Despite recent reports that China’s breakneck growth has slowed — and for the first time in recent memory underperformed against analyst projections — the country’s luxury industry has proven to be a consistent economic bright spot. Evidence of this are fashion and beauty giant Christian Dior’s significant new initiatives there this week. First, the launch of Dior Mag in Mandarin. The fashion house publication’s third edition (French and English versions were released earlier this year), was a laudable effort in conception and execution but slightly clumsy in promotion. Instead of using a popular Chinese online platform like Sina Weibo or YouKu to tout the the inaugural issue, Dior chose Facebook, which is banned and inaccessible across the entire country. Metrics for success (e.g., likes, shares) suffered as a result.


The second major effort by Dior this week is their first-ever Chinese couture fashion event, which will take place tomorrow in grand style at the House of Roosevelt in Shanghai. With China’s fashion elite becoming regular fixtures on the international scene, it’s no surprise Dior would not only work to increase its footprint in China’s digital space but also start to cater in-country to its Anna Wintours, Tilda Swintons and Alexa Chungs with the same kind of high-profile events they often host in New York and Paris.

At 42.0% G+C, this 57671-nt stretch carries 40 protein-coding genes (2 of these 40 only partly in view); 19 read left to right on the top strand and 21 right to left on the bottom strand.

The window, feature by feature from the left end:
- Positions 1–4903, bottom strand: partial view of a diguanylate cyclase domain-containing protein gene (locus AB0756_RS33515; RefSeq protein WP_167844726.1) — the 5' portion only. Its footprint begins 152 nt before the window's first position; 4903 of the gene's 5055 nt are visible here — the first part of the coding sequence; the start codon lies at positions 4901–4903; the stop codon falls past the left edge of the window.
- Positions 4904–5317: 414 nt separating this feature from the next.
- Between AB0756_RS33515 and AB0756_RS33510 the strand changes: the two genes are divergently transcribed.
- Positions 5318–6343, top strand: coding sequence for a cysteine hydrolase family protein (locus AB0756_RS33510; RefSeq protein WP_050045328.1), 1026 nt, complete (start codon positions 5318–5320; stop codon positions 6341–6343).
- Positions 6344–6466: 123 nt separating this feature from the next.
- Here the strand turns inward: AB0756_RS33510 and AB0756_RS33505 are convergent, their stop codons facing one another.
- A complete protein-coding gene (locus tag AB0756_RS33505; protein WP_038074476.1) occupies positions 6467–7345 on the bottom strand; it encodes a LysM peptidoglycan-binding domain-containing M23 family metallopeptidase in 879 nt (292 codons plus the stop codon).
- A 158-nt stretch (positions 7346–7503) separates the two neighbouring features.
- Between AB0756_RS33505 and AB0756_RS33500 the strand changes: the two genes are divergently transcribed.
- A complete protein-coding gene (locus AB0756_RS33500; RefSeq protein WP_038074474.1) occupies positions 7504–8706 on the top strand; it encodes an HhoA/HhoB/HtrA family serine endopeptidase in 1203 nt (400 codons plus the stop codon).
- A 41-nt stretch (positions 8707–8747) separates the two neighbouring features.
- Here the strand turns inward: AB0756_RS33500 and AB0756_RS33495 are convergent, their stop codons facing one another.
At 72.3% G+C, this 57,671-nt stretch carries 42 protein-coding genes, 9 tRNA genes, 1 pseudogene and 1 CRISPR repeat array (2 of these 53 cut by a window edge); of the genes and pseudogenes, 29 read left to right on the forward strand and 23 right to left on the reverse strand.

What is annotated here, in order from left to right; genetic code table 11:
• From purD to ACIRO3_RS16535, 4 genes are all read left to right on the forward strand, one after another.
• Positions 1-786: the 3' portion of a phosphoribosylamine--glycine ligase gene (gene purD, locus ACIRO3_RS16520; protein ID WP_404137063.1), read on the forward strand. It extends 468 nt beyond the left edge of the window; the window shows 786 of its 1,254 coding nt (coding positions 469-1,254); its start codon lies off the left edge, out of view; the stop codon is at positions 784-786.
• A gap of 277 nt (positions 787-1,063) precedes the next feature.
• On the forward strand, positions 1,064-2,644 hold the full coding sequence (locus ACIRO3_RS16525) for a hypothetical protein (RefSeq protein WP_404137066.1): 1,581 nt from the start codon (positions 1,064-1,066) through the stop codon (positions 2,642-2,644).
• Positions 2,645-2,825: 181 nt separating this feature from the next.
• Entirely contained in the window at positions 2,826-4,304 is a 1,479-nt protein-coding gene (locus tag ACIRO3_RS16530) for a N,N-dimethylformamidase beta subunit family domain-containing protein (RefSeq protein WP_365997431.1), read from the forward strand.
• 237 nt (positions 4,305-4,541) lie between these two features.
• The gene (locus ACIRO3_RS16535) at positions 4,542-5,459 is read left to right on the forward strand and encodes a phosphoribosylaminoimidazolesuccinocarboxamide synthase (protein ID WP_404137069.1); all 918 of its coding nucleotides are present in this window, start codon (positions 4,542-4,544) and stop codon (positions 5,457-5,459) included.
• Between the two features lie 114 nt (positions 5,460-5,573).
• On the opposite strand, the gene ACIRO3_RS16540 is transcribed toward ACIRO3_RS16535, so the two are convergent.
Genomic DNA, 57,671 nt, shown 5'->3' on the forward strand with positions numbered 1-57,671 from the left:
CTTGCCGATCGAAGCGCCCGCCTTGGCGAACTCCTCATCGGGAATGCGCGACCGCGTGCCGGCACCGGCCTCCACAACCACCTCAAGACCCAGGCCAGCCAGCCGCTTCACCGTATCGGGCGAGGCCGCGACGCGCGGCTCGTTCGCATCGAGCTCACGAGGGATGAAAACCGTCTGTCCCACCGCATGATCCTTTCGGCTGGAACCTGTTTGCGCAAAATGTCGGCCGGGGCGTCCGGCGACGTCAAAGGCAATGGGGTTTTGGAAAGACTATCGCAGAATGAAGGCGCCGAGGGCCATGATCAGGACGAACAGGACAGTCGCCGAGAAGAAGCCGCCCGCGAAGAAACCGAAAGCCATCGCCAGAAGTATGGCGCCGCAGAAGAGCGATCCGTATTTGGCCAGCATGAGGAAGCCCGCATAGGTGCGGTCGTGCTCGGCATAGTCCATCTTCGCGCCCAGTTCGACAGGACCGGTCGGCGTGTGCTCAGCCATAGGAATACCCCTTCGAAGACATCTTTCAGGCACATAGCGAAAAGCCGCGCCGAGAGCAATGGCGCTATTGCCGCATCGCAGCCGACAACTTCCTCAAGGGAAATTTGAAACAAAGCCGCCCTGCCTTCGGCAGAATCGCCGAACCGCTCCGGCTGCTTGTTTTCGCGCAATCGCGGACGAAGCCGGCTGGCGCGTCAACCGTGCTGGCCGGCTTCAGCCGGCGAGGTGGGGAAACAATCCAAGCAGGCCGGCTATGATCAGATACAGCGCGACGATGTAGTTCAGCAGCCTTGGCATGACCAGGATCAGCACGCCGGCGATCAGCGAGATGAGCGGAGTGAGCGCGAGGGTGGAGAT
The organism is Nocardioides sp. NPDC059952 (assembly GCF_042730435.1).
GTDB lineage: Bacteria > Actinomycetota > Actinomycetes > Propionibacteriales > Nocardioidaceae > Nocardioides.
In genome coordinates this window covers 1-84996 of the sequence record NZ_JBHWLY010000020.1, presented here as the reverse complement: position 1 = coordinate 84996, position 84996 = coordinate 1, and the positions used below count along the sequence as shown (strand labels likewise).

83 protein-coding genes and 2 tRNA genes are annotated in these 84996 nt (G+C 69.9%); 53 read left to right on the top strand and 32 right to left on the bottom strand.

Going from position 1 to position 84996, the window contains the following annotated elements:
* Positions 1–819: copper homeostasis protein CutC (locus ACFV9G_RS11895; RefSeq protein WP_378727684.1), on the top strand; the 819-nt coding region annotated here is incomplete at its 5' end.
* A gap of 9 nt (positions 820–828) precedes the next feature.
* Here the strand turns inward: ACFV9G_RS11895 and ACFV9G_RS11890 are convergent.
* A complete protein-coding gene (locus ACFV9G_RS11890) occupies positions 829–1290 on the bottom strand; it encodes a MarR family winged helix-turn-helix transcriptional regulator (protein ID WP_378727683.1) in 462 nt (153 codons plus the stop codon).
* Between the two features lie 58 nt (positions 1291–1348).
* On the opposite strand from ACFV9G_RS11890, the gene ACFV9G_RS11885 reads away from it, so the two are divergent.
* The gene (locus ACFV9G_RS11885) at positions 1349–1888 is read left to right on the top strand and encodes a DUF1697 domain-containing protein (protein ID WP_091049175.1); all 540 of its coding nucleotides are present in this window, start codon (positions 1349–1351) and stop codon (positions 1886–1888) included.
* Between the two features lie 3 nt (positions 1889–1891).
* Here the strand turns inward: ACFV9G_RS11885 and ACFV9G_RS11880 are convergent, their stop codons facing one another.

According to a Bain study┬áreleased last December, Dior ranked behind fellow LVMH brand Louis Vuitton, Chanel and Gucci as the fourth most desired luxury brand in China. With all these brands gunning for supremacy in the world’s most lucrative luxury market, it will be interesting to how these — and others ambitious, innovative brands like Burberry — stack up in the 2012 report.


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